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Zarlink CEO on Consolidation

We’ve been significant investors in Zarlink (ZL) since this fall and feel it is one of the stronger examples of an undervalued comm-semi asset poised to benefit from an inevitable consolidation in the industry. Followers of this site know this is a key theme for us.

Zarlink CEO Kirk Mandy managed to echo our logic in the Zarlink FQ307 financial results conference call last week.

At the equipment OEM level, we have Alcatel and Lucent merging, Eriksson buy Marconi and Redback, Nokia and Siemens forming a joint venture, and these are some of our customers and they are dealing with a great deal of uncertainty in their businesses. This uncertainty directly impacts our order book.

The other thing that is happening as a result of this consolidation phase is that each of the new entities is evaluating which platforms stay and which go as they have at least two sets of everything after merging. Two digital loop carriers, two DSLAMs, two media gateways, et cetera, et cetera. Again, this is a disruption to the usual OEM business and impacts suppliers.

The other thing that is missing in this cycle is the significant R&D projects that we have seen in the past. Instead of large-scale R&D projects that spur the development of new platforms, for example what many have said BT’s 21st Century project will eventually encourage, the OEMs are making incremental changes to their existing platforms, what is typically called value engineering, focused on reducing product costs.

The semiconductor industry is going through its own fundamental change as well. We have lived in an environment for the past 30 years that enjoyed double digit growth year over year. This is no longer the case. A new expectation has to be set and this industry will have to come to grips with working with single digit growth rates. In addition, there are too many players at the moment, all competing in markets that are too fragmented and earning a market share that is too small.

This type of communication is remarkable only in sense that other companies like AMCC (AMCC), Transwitch (TXCC), Vitesse (, Exar (EXAR) and PMC-Sierra (PMCS)  have been silent about these trends, and why their business models have failed to return to significant profitability. While the message isn’t surprising, the fact that the participant companies are finally delivering it is.

Though few like to admit it, wireline communication is rapidly becoming a commodity business, from the component level right up to the service delivery of broadband itself. Unique widgets, protocols, and boxes tied to the transport layer are a liability, not a strength, unless they deliver a ridiculous amount of upside, and I can think of no such examples.

Full Disclosure: The author is long VTSS and ZL.


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  1. I can see how in individual cases consolidation can be modestly beneficial, but I still fail to see how it will really make a difference.

    It seems to me that the industry is in an important transition from legacy products to next generation products. Revenues from legacy products are at the very best, going down slowly, and at the very worst, going down fast. What would be gained by cobbling together such businesses? All you would get is a somewhat bigger, slightly more efficient conglomeration of modestly interrelated business that are declining at some rate. Why would this really attract much investment interest? On the other hand, if you had a promising stream of revenue from next generation products, why would you want to combine it with a much larger stream of legacy revenue that was inexorably headed south?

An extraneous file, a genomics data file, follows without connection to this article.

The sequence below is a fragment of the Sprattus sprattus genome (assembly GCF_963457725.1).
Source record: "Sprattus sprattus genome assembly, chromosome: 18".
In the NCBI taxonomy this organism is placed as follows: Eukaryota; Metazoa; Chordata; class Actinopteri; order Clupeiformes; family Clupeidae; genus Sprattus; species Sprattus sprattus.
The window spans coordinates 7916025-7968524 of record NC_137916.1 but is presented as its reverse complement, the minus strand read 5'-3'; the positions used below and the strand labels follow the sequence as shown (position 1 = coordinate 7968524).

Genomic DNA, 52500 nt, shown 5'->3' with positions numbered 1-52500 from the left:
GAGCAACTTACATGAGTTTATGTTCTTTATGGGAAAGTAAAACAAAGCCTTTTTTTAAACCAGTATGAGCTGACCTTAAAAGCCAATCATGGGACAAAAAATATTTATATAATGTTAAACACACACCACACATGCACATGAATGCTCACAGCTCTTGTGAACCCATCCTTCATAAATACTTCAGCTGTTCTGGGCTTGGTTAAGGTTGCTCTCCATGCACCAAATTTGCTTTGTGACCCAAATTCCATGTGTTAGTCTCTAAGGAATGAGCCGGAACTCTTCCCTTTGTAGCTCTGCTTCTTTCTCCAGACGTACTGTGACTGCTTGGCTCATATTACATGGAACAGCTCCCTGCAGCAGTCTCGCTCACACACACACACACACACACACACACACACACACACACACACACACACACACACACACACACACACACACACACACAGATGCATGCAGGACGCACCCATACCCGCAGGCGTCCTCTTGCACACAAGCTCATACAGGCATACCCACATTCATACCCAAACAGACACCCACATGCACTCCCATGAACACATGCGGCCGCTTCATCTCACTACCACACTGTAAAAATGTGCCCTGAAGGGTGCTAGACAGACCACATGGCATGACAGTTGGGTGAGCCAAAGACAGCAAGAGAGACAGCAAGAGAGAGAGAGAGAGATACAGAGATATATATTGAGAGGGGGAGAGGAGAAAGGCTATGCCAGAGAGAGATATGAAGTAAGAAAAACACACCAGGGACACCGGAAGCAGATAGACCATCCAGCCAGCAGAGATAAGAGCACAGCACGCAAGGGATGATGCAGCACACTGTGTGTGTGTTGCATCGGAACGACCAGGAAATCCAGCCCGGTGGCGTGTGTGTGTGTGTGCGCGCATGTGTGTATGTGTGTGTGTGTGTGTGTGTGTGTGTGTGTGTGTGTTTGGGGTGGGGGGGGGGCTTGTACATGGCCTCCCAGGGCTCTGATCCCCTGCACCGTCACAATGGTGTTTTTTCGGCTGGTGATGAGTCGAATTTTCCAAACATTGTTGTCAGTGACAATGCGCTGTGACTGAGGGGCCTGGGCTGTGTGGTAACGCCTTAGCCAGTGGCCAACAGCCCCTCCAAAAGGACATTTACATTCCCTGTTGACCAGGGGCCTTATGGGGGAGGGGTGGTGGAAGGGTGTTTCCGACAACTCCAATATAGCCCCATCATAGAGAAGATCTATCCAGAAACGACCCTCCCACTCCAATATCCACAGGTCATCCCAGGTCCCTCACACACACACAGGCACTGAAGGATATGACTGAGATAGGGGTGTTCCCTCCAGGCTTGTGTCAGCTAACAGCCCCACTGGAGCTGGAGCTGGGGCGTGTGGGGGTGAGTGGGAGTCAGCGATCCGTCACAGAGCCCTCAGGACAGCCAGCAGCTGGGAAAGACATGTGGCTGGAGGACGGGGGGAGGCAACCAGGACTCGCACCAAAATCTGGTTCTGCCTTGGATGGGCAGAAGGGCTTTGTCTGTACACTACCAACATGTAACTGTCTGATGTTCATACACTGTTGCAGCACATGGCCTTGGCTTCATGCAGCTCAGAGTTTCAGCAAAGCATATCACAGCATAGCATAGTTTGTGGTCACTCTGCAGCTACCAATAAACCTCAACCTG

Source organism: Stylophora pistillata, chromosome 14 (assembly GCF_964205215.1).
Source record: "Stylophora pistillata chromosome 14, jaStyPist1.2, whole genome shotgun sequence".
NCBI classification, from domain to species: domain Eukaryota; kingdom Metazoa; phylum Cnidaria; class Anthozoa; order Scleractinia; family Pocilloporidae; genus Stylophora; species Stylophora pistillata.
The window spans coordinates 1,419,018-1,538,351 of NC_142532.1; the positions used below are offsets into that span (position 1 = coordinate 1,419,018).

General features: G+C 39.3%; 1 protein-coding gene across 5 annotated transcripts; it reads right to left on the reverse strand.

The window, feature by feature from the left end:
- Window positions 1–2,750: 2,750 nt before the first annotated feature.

There have been a number of acquisitions in the comm IC business over the past five years, and it is unclear to me whether any of them have really created any value.

    Posted by HC | January 30, 2007, 4:57 PM
  2. You are ignoring the pricing power that having fewer competitors brings to the table.

    Right now Huawei can parade 5 different SONET silicon vendors in from of their R&D team. All development costs are sunk, so the companies have every incentive to price to marginal cost to win the business. Make that 2 or 3 companies and the equation changes.

    You also need to look at the duplicative SG&A that exists among these companies.

    The equipment folks have effectively outsourced their R&D to the chip companies. The chip guys love to walk around and talk about how they benefit – their customers converted from using ASICs to using ASSPs. In reality what happened was all of the duplicative R&D being put into ASICs was picked up by the ASSP folks. Meanwhile the equipment companies still want ASIC pricing.

    As for attracting investment interest – if people are looking for 20% Q/Q growth from consolidation – forget it. If people are looking to maximize cash flow from an existing asset, it’s a great move. The problem is the cash flow guys don’t get the tech business. They like the real estate, lumber, and other businesses that are hard to screw up.

    You can buy these companies for 2x Gross profit. Turn out the lights, send everyone home, and you get your money back in 2 years if revenues stay flat. If they stay flat for 3 years that’s a 15% return. Many of these Telecom products will ship for 10 years. And the prices go UP not down at the end of the cycle.

    As for comm IC acquisitions, name one that was a consolidation of like players.

    Posted by Andrew Schmitt | February 2, 2007, 5:08 PM